Bound by Flame Reviews
Simply by staggering across the finish line first, Bound By Flame may seem to be an attractive proposition for PS4 RPG fans, but don't be fooled. With its shonky cut-scenes, its outdoor sound effects that play indoors and its linear maps, this is in no way a current-gen experience. It's a budget offering at a premium price - and a poor one at that.
The combat is fun in parts and the characters grew on me, but so much more of Bound by Flame is tedious, frustrating, and unpolished.
While parts of Bound By Flame are messy, its combat is strong enough to keep the fire stoked.
A Frankenstein's monster of other people's ideas, that if not for the sleazy script would be laughable in its desperation to include every fantasy cliché imaginable.
Bound by Flame doesn't put too much weight on the important choices you think you're making, but its rich customization options and smart combat system are sure to give you that power you're looking for.
Fun combat, customization, and decision making overpower the cliché plot and monotonous enemy lineup
Bound by Flame is a rickety role-playing game that bites off far more than it can chew.
Bound by Flame is a generic mess
Bound By Flame is a number of good ideas poorly crafted into a final product. The story itself is rather generic, with poor dialog and voice acting preventing you from getting emotionally invested in the world. The core combat is good, but once it meets with the larger game, it begins to break down. Even an excellent crafting system can't save Bound By Flame from being a budget RPG. If you can find it for $15-20, it might be worth a go for action-RPG fanatics.
Bound By Flame is a frustrating game to write about as it is frustrating to play. It's not a terrible game, though, but an uneven one that could have used a lot of extra development time. It prizes the idea that you can play your own way, but it is heavily biased toward one style.
It's not a long game by any means, requiring about fifteen hours or so depending on how much you decide to explore, but sometimes you just don't need 40 or 50 hours to kick ass and take names. Sometimes you need a set of dull armor, Vulcan's attitude, and a demon to kickstart your hunger for meatier storytelling and content delivery. Bound By Flame is the midnight snack that sates, but leaves you wanting something a bit more savory. But when the snack is this tasty, you may find yourself coming back for a second helping a lot quicker than you might think.
Bound by Flame is far from perfect, but underneath a few rough edges, a memorable journey awaits, defined by an unpredictable storyline, and decisions that have a meaningful impact on the story. Not having to just be pure good or pure evil is interesting, the demon is always there even if you want to do the right thing and be a good guy. Hopefully this is just the first step into the icy world of Vertiel.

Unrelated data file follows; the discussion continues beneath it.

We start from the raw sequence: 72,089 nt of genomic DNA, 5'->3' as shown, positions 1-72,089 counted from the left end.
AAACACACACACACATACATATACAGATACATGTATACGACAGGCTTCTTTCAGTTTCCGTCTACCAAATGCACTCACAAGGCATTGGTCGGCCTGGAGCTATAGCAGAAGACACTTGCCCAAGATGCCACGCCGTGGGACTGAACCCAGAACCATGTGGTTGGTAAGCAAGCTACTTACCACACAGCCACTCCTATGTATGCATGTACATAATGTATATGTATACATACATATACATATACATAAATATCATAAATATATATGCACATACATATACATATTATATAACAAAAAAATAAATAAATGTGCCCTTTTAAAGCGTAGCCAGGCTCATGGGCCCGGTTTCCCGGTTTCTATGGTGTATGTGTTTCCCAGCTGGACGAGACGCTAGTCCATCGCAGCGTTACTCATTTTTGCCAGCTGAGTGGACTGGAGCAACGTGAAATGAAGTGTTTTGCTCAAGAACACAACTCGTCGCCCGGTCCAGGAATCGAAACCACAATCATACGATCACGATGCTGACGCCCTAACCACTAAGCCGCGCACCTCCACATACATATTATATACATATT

If you can look past the poor narrative and weak character dialogue Bound By Flame is a solid action RPG. The combination of fire and sword is an exciting duo which flows seamlessly in battle. However, you can't help but feel that, with the PS4 in mind, Bound By Flame has been rushed to fill a gap in the market.
Meanwhile, the attempts at humor and being "gritty" come off as juvenile. And in a market saturated by far more interesting fantasy adventures, we need a far less generic story to work with. There's a good game hiding within Bound by Flame. It's just not this one.
Like Of Orcs and Men before it, Bound by Flame is an uneven mishmash of decent new ideas and painfully generic genre tropes that struggle to gel, yet somehow it blunders through to deliver a mostly enjoyable adventure. Bound by Flame had a great deal of potential but it feels half-realised, and this is simply not the epic adventure we were promised.
An embarrassment on all fronts.
Like so much of the game, it dreams of being epic, but ends up just feeling slight – RPG action that would love to be in the same company as The Witcher and Dragon Age, but instead has to sit with the likes of Game of Thrones: The Game in the pile of adventures that are better than they feel they have any real right to be, past their terrible openings at least, but which offer little reason to burn money or the midnight oil on.
Originality is cherished in the video game industry. Just maybe not here
Ultimately Spider's follow up to Mars: War Logs is a far better effort than its predecessor. You can't help but appreciate the effort put forth, as well as the fantastic concepts and new approach to storytelling. Bound by Flame provides engaging mechanics and choices that actually matter, if you can stomach the horrible voice work.